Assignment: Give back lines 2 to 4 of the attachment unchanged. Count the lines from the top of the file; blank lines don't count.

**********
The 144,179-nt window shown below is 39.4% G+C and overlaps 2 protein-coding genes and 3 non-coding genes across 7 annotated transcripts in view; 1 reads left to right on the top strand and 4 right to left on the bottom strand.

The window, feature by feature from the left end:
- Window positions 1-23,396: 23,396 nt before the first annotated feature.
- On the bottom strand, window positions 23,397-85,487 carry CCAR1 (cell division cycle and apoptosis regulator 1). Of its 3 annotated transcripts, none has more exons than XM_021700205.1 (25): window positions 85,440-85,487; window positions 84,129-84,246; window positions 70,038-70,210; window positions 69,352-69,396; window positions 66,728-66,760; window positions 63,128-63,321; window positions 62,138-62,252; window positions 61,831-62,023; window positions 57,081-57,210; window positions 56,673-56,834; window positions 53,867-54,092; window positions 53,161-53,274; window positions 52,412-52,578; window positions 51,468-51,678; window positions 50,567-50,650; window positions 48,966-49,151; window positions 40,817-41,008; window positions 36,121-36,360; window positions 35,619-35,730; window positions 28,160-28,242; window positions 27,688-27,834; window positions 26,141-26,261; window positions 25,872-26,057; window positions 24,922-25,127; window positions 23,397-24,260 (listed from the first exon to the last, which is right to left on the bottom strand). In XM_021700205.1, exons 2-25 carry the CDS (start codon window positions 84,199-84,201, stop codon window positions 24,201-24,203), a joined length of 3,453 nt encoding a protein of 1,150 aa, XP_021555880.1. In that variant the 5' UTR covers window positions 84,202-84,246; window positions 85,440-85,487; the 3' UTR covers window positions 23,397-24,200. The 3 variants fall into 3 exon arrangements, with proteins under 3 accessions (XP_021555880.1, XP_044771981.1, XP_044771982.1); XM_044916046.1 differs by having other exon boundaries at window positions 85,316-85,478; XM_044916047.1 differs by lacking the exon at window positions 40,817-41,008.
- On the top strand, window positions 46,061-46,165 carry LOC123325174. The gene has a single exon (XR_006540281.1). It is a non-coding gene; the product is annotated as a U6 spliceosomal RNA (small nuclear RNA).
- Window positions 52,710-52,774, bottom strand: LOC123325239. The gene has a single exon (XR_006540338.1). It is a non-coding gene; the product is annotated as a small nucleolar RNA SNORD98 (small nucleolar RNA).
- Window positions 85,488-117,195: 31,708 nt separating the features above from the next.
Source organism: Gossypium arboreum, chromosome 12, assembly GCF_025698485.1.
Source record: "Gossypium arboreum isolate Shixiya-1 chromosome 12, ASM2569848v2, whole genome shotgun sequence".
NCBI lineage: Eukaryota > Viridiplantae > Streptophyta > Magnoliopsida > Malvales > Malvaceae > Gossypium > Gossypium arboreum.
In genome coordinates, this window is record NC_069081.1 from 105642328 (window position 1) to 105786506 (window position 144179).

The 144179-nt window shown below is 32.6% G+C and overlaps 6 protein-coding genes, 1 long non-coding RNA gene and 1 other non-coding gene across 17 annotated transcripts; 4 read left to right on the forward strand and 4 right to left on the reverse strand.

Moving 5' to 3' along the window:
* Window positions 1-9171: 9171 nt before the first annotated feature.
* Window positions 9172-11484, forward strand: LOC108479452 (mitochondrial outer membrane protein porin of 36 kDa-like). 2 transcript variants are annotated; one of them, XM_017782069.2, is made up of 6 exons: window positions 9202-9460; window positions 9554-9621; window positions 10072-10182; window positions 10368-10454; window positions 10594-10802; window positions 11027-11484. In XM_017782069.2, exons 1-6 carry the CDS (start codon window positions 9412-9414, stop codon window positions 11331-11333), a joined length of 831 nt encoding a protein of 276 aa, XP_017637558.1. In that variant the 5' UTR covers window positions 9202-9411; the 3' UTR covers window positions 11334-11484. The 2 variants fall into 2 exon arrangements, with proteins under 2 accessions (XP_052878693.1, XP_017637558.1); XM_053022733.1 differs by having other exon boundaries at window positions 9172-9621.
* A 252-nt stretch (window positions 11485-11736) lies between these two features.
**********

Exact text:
The window, feature by feature from the left end:
- Window positions 1-23,396: 23,396 nt before the first annotated feature.
- On the bottom strand, window positions 23,397-85,487 carry CCAR1 (cell division cycle and apoptosis regulator 1). Of its 3 annotated transcripts, none has more exons than XM_021700205.1 (25): window positions 85,440-85,487; window positions 84,129-84,246; window positions 70,038-70,210; window positions 69,352-69,396; window positions 66,728-66,760; window positions 63,128-63,321; window positions 62,138-62,252; window positions 61,831-62,023; window positions 57,081-57,210; window positions 56,673-56,834; window positions 53,867-54,092; window positions 53,161-53,274; window positions 52,412-52,578; window positions 51,468-51,678; window positions 50,567-50,650; window positions 48,966-49,151; window positions 40,817-41,008; window positions 36,121-36,360; window positions 35,619-35,730; window positions 28,160-28,242; window positions 27,688-27,834; window positions 26,141-26,261; window positions 25,872-26,057; window positions 24,922-25,127; window positions 23,397-24,260 (listed from the first exon to the last, which is right to left on the bottom strand). In XM_021700205.1, exons 2-25 carry the CDS (start codon window positions 84,199-84,201, stop codon window positions 24,201-24,203), a joined length of 3,453 nt encoding a protein of 1,150 aa, XP_021555880.1. In that variant the 5' UTR covers window positions 84,202-84,246; window positions 85,440-85,487; the 3' UTR covers window positions 23,397-24,200. The 3 variants fall into 3 exon arrangements, with proteins under 3 accessions (XP_021555880.1, XP_044771981.1, XP_044771982.1); XM_044916046.1 differs by having other exon boundaries at window positions 85,316-85,478; XM_044916047.1 differs by lacking the exon at window positions 40,817-41,008.